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Allot has been said about the Keith 250 #429421 bullet. It was , and is , the standard by which all .44 mag bullets of to are judged against. You are fortunate indeed, if you have one of the original Lyman moulds cut by Lyle Kilborn. It must be remembered that Elmer had this mould cut for the .44 Special, with a design velocity of 1200 fps in mind. What was great about this design was it carried over into the .44 Mag at 1400+fps. This wide front band had nothing to due with wound channels, etc. It was his thinking that, if it fit the chamber mouths, the bullet would be guided into the barrel better. This design was carried over on the .357" and .454" bullets. Some where I have a mould cut by Lyle, when the .41 Mag came out, that I asked him to use the same proportions as the .429421 and scaled down .410" If I rememder right the weight came in at 210 grs. I used it testing Ruger's first .41 Mag SA. It shot great and I killed a few deer and hogs with it. Elmer went through different phases in his thinking over the years...first, the 45 LC, then a wildcat made one a .401 Win, case (cut back to .44 Special length), then .44 Special, that in turn grew in the .44 Mag...But last, when the .44 Mag was shaking the early S&W 29's apart, he dwelt more on the .41 Mag. What people don't realize is, he had to bend with what the factories would build. He was never satisfied with their crimping the .357 and .44 over the front bullet band. I just thought you would like to see this page out of my loading book, that's is over 45 years old.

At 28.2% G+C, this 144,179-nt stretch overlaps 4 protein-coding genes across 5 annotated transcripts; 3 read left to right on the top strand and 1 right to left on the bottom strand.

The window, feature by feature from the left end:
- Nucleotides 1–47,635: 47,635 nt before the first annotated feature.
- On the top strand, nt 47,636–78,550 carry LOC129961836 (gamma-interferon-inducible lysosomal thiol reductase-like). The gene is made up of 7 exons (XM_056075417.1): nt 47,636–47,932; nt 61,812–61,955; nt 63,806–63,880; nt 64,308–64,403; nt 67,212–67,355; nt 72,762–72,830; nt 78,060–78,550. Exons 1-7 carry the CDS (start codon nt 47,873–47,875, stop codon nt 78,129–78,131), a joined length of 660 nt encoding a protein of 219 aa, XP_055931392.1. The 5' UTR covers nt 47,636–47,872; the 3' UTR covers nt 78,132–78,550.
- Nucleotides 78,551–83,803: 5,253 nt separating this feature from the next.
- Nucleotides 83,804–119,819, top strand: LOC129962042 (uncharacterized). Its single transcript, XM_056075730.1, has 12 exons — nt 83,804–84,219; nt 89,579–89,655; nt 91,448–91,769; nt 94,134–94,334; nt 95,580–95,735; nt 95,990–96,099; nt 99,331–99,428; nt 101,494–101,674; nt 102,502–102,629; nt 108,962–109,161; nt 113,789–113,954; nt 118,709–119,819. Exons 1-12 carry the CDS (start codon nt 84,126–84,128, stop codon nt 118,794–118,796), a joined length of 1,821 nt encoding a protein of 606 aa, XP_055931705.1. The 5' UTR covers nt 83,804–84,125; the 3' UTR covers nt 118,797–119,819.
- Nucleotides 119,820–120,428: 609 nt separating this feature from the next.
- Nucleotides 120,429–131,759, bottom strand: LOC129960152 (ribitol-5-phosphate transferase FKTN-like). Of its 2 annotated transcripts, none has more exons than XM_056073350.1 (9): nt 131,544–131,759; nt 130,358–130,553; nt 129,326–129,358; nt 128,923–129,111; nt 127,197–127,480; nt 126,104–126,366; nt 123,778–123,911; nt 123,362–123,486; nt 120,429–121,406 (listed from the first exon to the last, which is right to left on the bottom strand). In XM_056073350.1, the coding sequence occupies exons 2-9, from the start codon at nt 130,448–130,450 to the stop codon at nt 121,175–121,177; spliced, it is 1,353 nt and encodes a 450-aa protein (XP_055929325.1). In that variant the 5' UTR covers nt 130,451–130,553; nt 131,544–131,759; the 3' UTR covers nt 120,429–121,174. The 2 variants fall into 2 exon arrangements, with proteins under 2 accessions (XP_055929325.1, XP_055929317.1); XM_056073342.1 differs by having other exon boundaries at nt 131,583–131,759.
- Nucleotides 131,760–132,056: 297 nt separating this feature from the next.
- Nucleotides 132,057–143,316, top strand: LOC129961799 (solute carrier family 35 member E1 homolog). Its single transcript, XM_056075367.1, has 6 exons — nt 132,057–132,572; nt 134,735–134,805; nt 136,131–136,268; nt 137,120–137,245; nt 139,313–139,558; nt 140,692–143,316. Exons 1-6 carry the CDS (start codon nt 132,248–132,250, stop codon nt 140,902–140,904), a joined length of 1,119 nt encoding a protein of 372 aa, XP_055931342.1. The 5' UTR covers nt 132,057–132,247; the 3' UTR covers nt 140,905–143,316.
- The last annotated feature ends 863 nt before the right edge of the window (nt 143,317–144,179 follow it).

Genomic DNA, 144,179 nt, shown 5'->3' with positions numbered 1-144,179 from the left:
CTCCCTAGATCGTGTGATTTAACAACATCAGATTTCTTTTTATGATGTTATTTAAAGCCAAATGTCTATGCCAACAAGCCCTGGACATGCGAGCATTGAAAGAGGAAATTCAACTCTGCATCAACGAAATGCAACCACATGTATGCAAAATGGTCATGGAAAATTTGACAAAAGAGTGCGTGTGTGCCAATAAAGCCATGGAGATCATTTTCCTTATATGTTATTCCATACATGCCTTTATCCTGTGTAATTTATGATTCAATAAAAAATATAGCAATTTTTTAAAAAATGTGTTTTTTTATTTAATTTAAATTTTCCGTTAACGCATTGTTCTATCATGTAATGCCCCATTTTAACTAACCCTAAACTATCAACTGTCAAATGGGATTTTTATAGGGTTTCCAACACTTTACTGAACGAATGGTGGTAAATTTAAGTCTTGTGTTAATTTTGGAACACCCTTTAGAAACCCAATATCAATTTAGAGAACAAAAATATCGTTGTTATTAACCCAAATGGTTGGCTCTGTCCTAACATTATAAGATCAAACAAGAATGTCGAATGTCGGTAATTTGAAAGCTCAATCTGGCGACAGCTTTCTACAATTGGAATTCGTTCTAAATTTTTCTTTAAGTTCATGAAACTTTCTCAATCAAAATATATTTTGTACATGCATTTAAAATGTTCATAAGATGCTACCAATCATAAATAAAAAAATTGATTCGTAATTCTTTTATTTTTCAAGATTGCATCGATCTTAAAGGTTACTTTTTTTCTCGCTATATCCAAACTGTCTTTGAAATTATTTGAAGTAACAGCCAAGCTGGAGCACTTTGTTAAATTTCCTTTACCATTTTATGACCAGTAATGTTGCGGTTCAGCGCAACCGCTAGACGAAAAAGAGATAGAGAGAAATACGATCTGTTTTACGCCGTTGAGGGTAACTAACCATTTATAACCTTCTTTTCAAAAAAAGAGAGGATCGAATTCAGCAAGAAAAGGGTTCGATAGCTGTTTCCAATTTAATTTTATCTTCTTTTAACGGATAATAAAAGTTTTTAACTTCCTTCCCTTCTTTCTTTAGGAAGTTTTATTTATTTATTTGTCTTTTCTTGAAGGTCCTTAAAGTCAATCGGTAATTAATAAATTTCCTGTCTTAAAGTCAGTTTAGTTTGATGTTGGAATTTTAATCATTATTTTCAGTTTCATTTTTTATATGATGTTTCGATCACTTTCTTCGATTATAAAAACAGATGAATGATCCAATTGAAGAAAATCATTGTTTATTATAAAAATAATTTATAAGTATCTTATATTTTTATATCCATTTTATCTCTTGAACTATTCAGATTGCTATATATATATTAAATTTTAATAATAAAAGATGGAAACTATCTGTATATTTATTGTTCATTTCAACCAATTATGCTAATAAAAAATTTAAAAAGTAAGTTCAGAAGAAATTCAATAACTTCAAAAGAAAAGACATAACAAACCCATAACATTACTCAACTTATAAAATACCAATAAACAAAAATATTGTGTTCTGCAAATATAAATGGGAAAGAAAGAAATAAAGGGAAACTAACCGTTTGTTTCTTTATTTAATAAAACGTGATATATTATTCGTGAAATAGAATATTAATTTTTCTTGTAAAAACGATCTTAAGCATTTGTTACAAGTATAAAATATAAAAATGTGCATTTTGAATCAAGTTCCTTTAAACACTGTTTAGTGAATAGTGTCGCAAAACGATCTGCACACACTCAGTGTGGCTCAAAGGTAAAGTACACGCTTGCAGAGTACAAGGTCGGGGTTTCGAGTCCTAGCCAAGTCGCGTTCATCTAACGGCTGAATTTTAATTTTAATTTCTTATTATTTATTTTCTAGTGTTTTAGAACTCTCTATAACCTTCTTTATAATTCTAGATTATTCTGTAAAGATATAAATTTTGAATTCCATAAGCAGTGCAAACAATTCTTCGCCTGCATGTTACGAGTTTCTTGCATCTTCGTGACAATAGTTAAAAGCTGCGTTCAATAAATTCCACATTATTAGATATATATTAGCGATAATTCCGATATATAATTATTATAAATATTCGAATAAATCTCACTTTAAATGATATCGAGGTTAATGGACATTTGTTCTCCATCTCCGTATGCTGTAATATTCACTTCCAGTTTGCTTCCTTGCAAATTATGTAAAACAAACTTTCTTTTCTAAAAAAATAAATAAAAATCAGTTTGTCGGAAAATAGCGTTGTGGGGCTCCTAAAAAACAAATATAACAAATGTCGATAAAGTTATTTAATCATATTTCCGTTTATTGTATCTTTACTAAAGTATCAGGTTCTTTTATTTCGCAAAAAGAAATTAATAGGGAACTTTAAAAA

Best Regards from The Hammock....James






 
 
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